Like Siamese twins, you cannot tell Gitegi from drama. And in the heart of every drama sits Harold. As every other politician in the country wakes up in the morning and first checks if their nemeses had another scandal unfold in the night, Harold sniffs around for drama and then dives straight into the fray.
After last week’s incident of withdrawal, and immediate reinstatement, of Sue’s security guard, I thought Harold was rattled enough by the ripple effects of that unfortunate move and choose a calmer route. I was wrong.
When an aggrieved Sue promised to up the ante of her campaigns and included churches on the list of places she planned to visit, Harold and his forces, led by yours truly, lost it.
Messengers were sent to Sue at her drinking den to tell her we were unwilling to host her at the church, Harold’s Assemblies of Holy Associates (HAHA). The messengers were, however, unable to relay the message with the accuracy it deserved, drinking and forgetting most of what they had been sent to say.
As such, we sent a circular, which Harold argued should be called a rectangular, to all and sundry, to inform them that campaigns had been outlawed in churches.
“Harold retains the rights to campaign at the pulpit, seeing as he is the only man who runs a church of note, or anything that can be called a church,” the note said.
The opposing faction used the note to prove that Harold is a dictator.
“Harold here claims that he is the only man that retains the rights, which means that he is intent on taking away the few rights we still enjoy,” a statement from Sue, which must have been crafted by maybe the brightest person in the village, which makes me appear like I was involved, read.
“He says that his church is a church of note, which means that everyone who is unable to contribute anything more than a note, is unwelcome. Boycott!”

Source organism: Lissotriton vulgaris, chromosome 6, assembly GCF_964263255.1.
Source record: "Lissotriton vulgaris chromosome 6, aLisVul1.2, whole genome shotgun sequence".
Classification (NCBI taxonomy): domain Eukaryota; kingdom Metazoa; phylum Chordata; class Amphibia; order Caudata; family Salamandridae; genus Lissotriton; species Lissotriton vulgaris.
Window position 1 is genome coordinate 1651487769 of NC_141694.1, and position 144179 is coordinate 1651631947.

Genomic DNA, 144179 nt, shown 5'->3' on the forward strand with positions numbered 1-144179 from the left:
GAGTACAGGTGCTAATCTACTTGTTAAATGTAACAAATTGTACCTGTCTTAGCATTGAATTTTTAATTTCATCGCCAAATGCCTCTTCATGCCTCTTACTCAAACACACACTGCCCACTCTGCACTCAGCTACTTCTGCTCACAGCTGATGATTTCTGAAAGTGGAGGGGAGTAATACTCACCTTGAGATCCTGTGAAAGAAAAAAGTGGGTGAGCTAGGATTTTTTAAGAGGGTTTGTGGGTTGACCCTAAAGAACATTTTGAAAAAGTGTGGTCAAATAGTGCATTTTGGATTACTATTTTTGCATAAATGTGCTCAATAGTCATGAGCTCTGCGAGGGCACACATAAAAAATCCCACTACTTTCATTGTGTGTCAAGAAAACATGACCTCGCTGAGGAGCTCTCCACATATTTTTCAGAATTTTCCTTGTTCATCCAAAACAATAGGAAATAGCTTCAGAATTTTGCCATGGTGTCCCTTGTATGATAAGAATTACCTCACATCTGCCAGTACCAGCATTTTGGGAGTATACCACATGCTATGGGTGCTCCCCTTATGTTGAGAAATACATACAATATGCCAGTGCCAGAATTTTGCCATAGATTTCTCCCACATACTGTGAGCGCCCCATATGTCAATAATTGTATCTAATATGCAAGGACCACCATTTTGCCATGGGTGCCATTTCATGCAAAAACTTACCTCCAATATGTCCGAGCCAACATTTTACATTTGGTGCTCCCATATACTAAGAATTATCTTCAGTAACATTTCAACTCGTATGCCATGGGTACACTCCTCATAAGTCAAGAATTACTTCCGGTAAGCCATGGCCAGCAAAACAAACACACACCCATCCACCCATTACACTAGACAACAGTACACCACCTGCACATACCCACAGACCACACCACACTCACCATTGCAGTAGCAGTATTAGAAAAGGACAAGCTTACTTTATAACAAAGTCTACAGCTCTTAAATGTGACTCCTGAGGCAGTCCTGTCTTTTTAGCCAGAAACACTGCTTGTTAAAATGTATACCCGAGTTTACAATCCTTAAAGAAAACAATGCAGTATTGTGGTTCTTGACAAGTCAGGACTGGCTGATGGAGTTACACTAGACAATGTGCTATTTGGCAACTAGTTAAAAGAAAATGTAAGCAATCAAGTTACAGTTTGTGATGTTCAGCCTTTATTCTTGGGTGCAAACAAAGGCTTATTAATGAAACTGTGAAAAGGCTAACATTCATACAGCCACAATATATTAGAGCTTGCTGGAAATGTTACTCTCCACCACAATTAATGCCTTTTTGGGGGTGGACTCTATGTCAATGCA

Stay informed. Subscribe to our newsletter
I knew that the message would only appeal to the men in the village: first because it is men who frequent the drinking den, and two because not many know what a boycott means; many have asked if there is a chance to girlcott as well.
Sunday afternoon, news reached the house that Sue was planning to visit one of the local churches for campaigns. A frantic Harold instructed me to get intel on which church our common foe was headed for. When I liaised with her communication team, they told me something that shocked me.
Sue had not only started her political party after the infamous fallout with Harold; she had now opened a church!
My brigade and I camped by Sue’s house, waiting for her to leave. All we were supposed to do was follow Harold’s ex-lover and her battalion to wherever they would lead us.
Late afternoon, Sue left the house in the company of her followers. They chanted freedom songs, some straight from the 1992 movie Sarafina. Every now and then, they hurled insults at Harold and his “helpless little sycophantic adviser”.
What pleased me, though, is that they admitted that while they knew Harold was worried for his stomach, hence his aggression in the pursuit of reelection, they did not quite understand why I was supporting his campaign.
The procession, mainly made up of people who have never seen the sunset from their backyards because that hour finds them gulping down muratina manufactured by Sue at Sue’s, proceeded to the shopping centre. We followed.
And were shocked when they all trickled into the bar. There, the service began with Sue turning wine into money and satisfied belches.
I learnt that evening that Sue had started a church of drunkards, and its name was Believers Entertainment and Enlightenment Retreat (BEER). The games had begun. Aah!